University of Cambridge > > Cavendish HEP Seminars > Ultrasonic gas mixture analysis for Cherenkov Refractometry and coolant leak hunting in silicon trackers.

Ultrasonic gas mixture analysis for Cherenkov Refractometry and coolant leak hunting in silicon trackers.

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If you have a question about this talk, please contact Nick Barlow.

In a binary gas mixture at known temperature and pressure the sound velocity is a unique function of the molar concentrations of the two components.The technique is particularly sensitive to variations in  trace concentraton of a heavy vapour additive in a light carrier. Sound pulse transmission in opposite  directions relative to the gas flow allows simultaneous flowmetry and mixture analysis  in the same instrument.

Since the 1980’s Ring Imaging Cherenkov (RICH) detectors have used fluorocarbon gas radiators, due to their high UV transparency and tunable range of refractive index near atmospheric pressure. In the SLD barrel CRID at the SLAC linear collider C5F12 (perfluoropentane: mw 288) was mixed with 20% nitrogen. Continuous  real-time sound velocity monitors (“sonars”) at different heights in the radiator vessel monitored stratification  during fill and recovery of the fluorocarbon component, without the need for gas extraction to a refractometer. During long-term running the sonars allowed correction of the mixture to stabilize the B=1 Cherenkov angle to better  than +/- 0.2 mrad rms. The technique has since been used – less extensively – in other RICH detectors.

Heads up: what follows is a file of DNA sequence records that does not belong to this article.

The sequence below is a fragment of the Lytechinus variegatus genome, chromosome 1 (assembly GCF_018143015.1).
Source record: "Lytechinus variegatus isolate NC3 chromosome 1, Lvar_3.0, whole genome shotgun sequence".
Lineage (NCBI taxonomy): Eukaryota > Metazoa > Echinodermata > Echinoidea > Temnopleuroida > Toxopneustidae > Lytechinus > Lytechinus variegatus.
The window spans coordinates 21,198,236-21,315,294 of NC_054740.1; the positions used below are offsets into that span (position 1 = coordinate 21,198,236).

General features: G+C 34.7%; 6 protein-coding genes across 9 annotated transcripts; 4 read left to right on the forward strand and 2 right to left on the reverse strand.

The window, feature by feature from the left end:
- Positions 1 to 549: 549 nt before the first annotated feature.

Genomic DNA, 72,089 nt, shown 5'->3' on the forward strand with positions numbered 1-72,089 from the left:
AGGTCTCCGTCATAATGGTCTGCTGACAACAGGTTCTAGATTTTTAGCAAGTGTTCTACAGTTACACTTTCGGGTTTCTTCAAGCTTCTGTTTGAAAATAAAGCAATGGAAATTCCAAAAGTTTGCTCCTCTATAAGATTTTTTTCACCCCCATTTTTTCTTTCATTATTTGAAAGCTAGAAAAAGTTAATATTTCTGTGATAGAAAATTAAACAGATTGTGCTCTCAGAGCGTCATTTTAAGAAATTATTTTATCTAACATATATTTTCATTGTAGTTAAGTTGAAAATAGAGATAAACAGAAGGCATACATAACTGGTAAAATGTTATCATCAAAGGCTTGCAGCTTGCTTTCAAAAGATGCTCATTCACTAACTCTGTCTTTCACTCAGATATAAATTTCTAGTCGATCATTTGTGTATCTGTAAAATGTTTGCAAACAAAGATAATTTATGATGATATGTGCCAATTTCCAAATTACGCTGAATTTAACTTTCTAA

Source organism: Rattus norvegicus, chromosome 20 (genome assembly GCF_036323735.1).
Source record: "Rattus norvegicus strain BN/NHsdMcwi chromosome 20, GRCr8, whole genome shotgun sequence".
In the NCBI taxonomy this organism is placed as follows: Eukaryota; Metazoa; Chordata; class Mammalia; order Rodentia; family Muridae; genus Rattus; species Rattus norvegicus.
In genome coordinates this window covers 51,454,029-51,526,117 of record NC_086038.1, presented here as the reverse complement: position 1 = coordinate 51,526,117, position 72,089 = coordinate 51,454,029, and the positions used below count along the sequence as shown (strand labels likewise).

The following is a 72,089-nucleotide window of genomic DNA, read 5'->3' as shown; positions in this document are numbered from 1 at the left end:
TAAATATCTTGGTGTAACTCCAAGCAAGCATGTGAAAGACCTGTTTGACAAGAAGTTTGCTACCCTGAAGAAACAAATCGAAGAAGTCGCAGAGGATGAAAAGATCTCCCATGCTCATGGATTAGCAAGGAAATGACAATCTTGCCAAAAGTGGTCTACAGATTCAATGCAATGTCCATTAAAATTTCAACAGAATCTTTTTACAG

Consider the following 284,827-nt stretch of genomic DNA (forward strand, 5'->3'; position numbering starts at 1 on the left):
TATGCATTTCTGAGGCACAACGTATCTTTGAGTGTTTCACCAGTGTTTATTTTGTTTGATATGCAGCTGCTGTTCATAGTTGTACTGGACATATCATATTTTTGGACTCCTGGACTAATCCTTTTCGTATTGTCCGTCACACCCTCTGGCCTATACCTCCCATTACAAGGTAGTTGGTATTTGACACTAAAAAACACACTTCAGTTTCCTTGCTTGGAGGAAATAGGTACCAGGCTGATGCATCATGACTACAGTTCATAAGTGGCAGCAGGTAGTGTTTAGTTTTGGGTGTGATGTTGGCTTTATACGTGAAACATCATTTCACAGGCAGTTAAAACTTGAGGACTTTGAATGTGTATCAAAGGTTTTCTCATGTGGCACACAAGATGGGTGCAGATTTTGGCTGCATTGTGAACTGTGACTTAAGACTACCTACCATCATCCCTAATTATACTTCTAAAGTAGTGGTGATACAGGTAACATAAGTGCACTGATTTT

The ATLAS silicon tracker uses C3F8 and CO2 evaporative cooling. Leaks of both these fluids  into the N2-purged envelopes of the tracker are detectable by sonar instruments: C3F8 leak  concentrations less than 5.10-5 being routinely detectable in the pixel and SCT envelopes. 

The compressor-driven C3F8 evaporative system is being replaced by a thermosiphon recirculator.  Two sonars are installed in the system: one monitors air ingress into the condenser while the other will montior the combined 0.4 m3/s^-1 C3F8 return flow from the tracker. 

All the sonar instruments have custom electronics cummunicating via Modbus TCP /IP with a Dell  Poweredge R610 SCADA computer running WINCC . The sonar system is being integrated into the ATLAS detector control system and alarm handler. 

We have also demonstrated that the barrel SCT can operate 9C colder with a blend of 75%C3F8/25% C2F6 , giving better tolerance to radiation damage under increased LHC luminosity. Sonar instruments monitor C2F6 /C3F8 blend stability to 0.3%. The sonar flowmeter in the thermosiphon would perform this analysis should C2F6 /C3F8 blends be used in the future.

These instruments are well adapted to many other applications where simultaneous flowmetery and analysis are desired, including hydrcarbon/air mixtures, gas mixtures for MOCVD semiconductor manufacture, diving and clinical anaesthesia.

This talk is part of the Cavendish HEP Seminars series.

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